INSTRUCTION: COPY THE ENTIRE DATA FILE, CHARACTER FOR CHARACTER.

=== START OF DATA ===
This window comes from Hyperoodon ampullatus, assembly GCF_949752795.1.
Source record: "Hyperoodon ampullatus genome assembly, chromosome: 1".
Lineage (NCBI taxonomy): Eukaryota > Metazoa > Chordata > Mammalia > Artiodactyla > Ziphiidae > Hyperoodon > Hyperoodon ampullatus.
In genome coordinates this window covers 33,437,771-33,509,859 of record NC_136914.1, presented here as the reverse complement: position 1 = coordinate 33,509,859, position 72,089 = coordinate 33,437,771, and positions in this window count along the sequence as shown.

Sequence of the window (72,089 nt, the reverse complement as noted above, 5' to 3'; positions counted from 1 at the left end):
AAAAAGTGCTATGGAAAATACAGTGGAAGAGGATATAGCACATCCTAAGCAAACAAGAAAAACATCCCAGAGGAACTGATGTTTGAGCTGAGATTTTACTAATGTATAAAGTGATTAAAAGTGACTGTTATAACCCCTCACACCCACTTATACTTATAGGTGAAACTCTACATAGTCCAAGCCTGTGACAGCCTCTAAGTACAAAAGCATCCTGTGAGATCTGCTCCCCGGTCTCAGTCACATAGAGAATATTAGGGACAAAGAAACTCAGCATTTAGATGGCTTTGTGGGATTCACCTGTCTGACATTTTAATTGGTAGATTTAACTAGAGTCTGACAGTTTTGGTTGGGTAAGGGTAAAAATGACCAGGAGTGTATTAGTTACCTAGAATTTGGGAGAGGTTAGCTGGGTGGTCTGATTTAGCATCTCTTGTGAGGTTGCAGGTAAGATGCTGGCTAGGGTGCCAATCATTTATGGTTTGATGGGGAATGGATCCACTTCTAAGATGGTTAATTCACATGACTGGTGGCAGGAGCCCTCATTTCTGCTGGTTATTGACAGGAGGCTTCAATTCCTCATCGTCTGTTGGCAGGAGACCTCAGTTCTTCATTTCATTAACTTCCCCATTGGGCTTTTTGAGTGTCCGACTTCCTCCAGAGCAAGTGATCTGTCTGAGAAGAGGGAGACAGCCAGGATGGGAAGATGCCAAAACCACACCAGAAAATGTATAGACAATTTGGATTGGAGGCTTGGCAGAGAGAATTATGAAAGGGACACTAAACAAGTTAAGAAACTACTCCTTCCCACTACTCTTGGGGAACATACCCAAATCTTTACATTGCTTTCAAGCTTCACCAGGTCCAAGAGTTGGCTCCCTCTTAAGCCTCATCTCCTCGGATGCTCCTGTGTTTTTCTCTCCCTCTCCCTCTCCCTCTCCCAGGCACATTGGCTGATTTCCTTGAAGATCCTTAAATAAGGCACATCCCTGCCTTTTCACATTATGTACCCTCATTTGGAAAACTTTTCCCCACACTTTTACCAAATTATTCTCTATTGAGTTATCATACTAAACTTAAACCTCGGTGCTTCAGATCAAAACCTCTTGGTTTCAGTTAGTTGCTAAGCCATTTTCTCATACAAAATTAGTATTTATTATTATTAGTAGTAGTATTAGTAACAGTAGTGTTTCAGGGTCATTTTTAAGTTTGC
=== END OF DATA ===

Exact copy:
This window comes from Hyperoodon ampullatus, assembly GCF_949752795.1.
Source record: "Hyperoodon ampullatus genome assembly, chromosome: 1".
Lineage (NCBI taxonomy): Eukaryota > Metazoa > Chordata > Mammalia > Artiodactyla > Ziphiidae > Hyperoodon > Hyperoodon ampullatus.
In genome coordinates this window covers 33,437,771-33,509,859 of record NC_136914.1, presented here as the reverse complement: position 1 = coordinate 33,509,859, position 72,089 = coordinate 33,437,771, and positions in this window count along the sequence as shown.

Sequence of the window (72,089 nt, the reverse complement as noted above, 5' to 3'; positions counted from 1 at the left end):
AAAAAGTGCTATGGAAAATACAGTGGAAGAGGATATAGCACATCCTAAGCAAACAAGAAAAACATCCCAGAGGAACTGATGTTTGAGCTGAGATTTTACTAATGTATAAAGTGATTAAAAGTGACTGTTATAACCCCTCACACCCACTTATACTTATAGGTGAAACTCTACATAGTCCAAGCCTGTGACAGCCTCTAAGTACAAAAGCATCCTGTGAGATCTGCTCCCCGGTCTCAGTCACATAGAGAATATTAGGGACAAAGAAACTCAGCATTTAGATGGCTTTGTGGGATTCACCTGTCTGACATTTTAATTGGTAGATTTAACTAGAGTCTGACAGTTTTGGTTGGGTAAGGGTAAAAATGACCAGGAGTGTATTAGTTACCTAGAATTTGGGAGAGGTTAGCTGGGTGGTCTGATTTAGCATCTCTTGTGAGGTTGCAGGTAAGATGCTGGCTAGGGTGCCAATCATTTATGGTTTGATGGGGAATGGATCCACTTCTAAGATGGTTAATTCACATGACTGGTGGCAGGAGCCCTCATTTCTGCTGGTTATTGACAGGAGGCTTCAATTCCTCATCGTCTGTTGGCAGGAGACCTCAGTTCTTCATTTCATTAACTTCCCCATTGGGCTTTTTGAGTGTCCGACTTCCTCCAGAGCAAGTGATCTGTCTGAGAAGAGGGAGACAGCCAGGATGGGAAGATGCCAAAACCACACCAGAAAATGTATAGACAATTTGGATTGGAGGCTTGGCAGAGAGAATTATGAAAGGGACACTAAACAAGTTAAGAAACTACTCCTTCCCACTACTCTTGGGGAACATACCCAAATCTTTACATTGCTTTCAAGCTTCACCAGGTCCAAGAGTTGGCTCCCTCTTAAGCCTCATCTCCTCGGATGCTCCTGTGTTTTTCTCTCCCTCTCCCTCTCCCTCTCCCAGGCACATTGGCTGATTTCCTTGAAGATCCTTAAATAAGGCACATCCCTGCCTTTTCACATTATGTACCCTCATTTGGAAAACTTTTCCCCACACTTTTACCAAATTATTCTCTATTGAGTTATCATACTAAACTTAAACCTCGGTGCTTCAGATCAAAACCTCTTGGTTTCAGTTAGTTGCTAAGCCATTTTCTCATACAAAATTAGTATTTATTATTATTAGTAGTAGTATTAGTAACAGTAGTGTTTCAGGGTCATTTTTAAGTTTGC